I have osteoporosis, what should I do?

1 in 3 women and 1 in 12 men over 50 years of age have osteoporosis. In Spain, every year 80,000 people fracture their hips, 720,000 break a vertebra while 200,000 break their wrists, generating enormous economic costs and suffering for patients. In Europe, an osteoporosis fracture occurs every 30 seconds and the figures are increasing due to the aging of the population and the lack of awareness of this problem by health authorities, doctors and patients. Only 10% of patients with osteoporosis receive treatment.

Osteoporosis is characterized by low bone mass and deterioration in the microscopic structure of bone tissue. The bone becomes more fragile and fractures increase. It is one of the most prevalent bone diseases, together with osteoarthritis, and the second most important health problem after cardiovascular diseases.

Risk factors for osteoporosis

Some of the factors that indicate that a person may suffer from osteoporosis are:

  • Age
  • Sex, women suffer from it more than men.
  • Family history
  • Menopause before the age of 45
  • Fragility fractures before 45 years of age
  • Hip fracture
  • Smokers
  • Low calcium and vitamin intake
  • Sedentary lifestyle
  • Diseases such as Parkinson’s, rheumatoid arthritis, IDDM or hyperthyroidism
  • Thinness

Normal bone and osteoporotic bone

At first the disease progresses without apparent symptoms, which is why it is known as “the silent epidemic”. If it progresses, pain appears, the main symptom of the disease, usually concentrated in the back, hips, wrists or shoulders and, finally, pathological fractures. These occur with minor trauma which, under normal conditions, should not cause a fracture; or without trauma. The main osteoporotic fractures, which should serve as a warning to specialists, are:

  • Vertebral fracture. It is the cause of the kyphosis or “hump” of many elderly people.
  • Hip fracture. “We come into the world through the pelvis and leave it through the neck of the femur”, says one of our classic text treatises.
  • Fracture of the distal extremity of the radius, the wrist.
  • The fracture of the proximal extremity of the humerus, the shoulder.
  • The periprosthetic fractures. They are those that occur on a prosthesis, hip, knee, shoulder or elbow. They represent an emerging problem due to the large number of prostheses that are implanted and the difficulties in achieving a reliable reconstruction that does not limit the patient’s activity and autonomy. They are difficult to solve, have to be treated by specialists in reconstructive surgery of the knee and hip and involve a huge consumption of resources, much higher than in other types of fractures.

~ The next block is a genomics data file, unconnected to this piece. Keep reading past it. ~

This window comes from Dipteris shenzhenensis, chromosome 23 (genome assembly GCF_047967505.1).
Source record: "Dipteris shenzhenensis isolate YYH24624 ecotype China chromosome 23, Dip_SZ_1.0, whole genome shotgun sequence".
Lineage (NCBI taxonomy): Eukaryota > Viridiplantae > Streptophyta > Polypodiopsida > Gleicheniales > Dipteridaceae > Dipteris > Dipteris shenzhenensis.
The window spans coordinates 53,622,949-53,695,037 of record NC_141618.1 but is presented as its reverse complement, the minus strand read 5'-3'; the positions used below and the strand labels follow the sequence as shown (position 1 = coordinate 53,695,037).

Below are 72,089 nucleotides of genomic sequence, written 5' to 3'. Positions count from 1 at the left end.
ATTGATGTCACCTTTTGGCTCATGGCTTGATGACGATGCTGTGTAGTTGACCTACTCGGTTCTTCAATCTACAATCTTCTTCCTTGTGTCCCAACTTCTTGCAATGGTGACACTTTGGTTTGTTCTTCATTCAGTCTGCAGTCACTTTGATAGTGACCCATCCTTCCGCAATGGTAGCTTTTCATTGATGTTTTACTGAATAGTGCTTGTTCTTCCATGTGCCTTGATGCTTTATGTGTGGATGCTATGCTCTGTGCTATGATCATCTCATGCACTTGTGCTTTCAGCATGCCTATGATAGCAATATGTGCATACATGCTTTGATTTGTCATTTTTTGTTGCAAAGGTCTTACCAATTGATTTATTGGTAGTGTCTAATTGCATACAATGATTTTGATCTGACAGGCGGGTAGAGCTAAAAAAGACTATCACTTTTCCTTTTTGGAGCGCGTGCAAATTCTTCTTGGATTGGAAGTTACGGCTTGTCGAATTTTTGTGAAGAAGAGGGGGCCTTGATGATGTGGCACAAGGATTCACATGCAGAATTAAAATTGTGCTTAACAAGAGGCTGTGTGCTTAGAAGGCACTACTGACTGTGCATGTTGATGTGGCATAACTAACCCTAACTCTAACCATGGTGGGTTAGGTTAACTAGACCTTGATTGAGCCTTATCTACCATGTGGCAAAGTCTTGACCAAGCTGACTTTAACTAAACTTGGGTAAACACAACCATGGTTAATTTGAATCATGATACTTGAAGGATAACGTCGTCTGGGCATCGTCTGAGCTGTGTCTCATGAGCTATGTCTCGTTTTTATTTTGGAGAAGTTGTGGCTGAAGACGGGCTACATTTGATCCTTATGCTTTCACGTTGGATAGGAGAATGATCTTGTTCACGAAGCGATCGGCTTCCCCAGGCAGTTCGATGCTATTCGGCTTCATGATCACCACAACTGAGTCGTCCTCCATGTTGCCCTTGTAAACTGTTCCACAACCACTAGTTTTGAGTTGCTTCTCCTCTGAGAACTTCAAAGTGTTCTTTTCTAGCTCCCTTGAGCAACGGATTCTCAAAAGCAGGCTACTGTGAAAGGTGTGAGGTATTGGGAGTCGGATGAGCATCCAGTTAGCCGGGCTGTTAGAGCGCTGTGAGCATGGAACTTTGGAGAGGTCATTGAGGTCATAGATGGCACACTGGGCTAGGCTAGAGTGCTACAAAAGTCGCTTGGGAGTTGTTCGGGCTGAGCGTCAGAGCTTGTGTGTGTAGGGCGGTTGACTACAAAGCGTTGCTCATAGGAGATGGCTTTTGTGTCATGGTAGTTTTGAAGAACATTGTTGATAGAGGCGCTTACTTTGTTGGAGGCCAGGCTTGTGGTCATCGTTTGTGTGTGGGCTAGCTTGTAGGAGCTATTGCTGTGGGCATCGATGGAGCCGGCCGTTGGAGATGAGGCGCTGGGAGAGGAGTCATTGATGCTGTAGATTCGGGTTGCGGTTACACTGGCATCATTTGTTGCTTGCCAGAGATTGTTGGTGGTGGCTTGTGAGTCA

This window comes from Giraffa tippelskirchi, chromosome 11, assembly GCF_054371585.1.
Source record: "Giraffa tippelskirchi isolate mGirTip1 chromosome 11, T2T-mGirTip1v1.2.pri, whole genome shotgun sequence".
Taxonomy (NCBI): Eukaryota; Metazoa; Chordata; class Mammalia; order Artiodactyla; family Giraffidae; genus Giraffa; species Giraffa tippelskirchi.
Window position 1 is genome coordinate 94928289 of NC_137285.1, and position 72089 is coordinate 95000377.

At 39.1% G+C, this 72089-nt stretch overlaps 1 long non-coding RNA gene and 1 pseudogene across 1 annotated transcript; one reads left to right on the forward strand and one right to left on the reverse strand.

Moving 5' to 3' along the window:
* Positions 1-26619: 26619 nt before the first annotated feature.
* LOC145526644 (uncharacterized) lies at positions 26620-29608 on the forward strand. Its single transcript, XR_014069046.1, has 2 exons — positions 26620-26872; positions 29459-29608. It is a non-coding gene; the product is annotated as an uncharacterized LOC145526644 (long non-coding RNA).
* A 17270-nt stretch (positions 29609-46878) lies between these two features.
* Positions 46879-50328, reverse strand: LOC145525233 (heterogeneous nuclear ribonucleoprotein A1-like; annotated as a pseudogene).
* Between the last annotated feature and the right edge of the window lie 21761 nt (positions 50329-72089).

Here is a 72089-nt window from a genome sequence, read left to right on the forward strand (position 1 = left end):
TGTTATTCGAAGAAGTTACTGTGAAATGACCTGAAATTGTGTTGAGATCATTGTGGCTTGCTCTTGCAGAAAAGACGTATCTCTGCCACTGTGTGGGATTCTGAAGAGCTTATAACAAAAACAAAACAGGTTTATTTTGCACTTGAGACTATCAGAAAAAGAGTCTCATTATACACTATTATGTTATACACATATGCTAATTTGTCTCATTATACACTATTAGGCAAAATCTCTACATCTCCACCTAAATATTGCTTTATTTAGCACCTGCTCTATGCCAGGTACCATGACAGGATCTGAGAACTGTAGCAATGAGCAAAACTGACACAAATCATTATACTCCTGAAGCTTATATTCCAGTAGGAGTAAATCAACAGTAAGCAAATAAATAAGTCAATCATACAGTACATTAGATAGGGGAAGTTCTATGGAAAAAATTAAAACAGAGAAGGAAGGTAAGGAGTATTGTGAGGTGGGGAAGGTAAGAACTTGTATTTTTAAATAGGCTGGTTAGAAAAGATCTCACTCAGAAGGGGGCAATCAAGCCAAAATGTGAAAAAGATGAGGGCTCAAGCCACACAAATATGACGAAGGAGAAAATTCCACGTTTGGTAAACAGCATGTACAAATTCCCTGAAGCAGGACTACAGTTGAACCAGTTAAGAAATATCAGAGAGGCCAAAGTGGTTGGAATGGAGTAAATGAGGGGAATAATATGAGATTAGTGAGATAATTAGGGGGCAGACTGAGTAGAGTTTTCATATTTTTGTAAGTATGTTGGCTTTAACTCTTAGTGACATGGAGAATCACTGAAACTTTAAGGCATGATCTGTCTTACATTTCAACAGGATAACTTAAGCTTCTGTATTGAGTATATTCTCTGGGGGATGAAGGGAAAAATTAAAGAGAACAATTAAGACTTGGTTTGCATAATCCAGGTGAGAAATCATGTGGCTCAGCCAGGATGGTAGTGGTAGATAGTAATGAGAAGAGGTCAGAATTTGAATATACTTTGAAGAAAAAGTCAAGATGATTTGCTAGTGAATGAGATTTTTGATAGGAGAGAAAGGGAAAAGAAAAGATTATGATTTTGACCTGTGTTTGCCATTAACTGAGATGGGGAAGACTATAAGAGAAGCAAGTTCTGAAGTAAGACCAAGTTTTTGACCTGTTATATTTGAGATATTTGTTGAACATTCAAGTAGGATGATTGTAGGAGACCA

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It is important to see a specialist in primary care, rheumatology or traumatology in cases of generalized bone and joint pain.

Prevention of osteoporosis includes measures such as giving up smoking, following an adequate diet (especially calcium and vitamin D), moderate sunbathing, daily exercise and preventing falls.

Osteoporotic vertebrae and proximal femurs

Treatment of osteoporosis

Osteoporosis treatment aims to control pain, stop bone loss and prevent fractures. It can be classified into three types:

  • Antiresorptive drugs: the most potent are bisphosphonates. They inhibit the cells that eat the bone.
  • Osteoforming drugs: they reduce the incidence of vertebral and non-vertebral fractures by 50 to 65%.
  • Dual action drugs: decrease bone resorption and stimulate bone formation. It is important to add calcium and vitamin D to these treatments.

The orthopedic surgeon occupies an excellent observation position. He is the professional who can best assess the need for prophylaxis and is often the first to detect it when treating an osteoporotic fracture, a known risk factor for other fractures.

One of our responsibilities is to inform, raise awareness, stop the epidemic from being silent and treat the complications derived from the disease, promoting multidisciplinary treatment.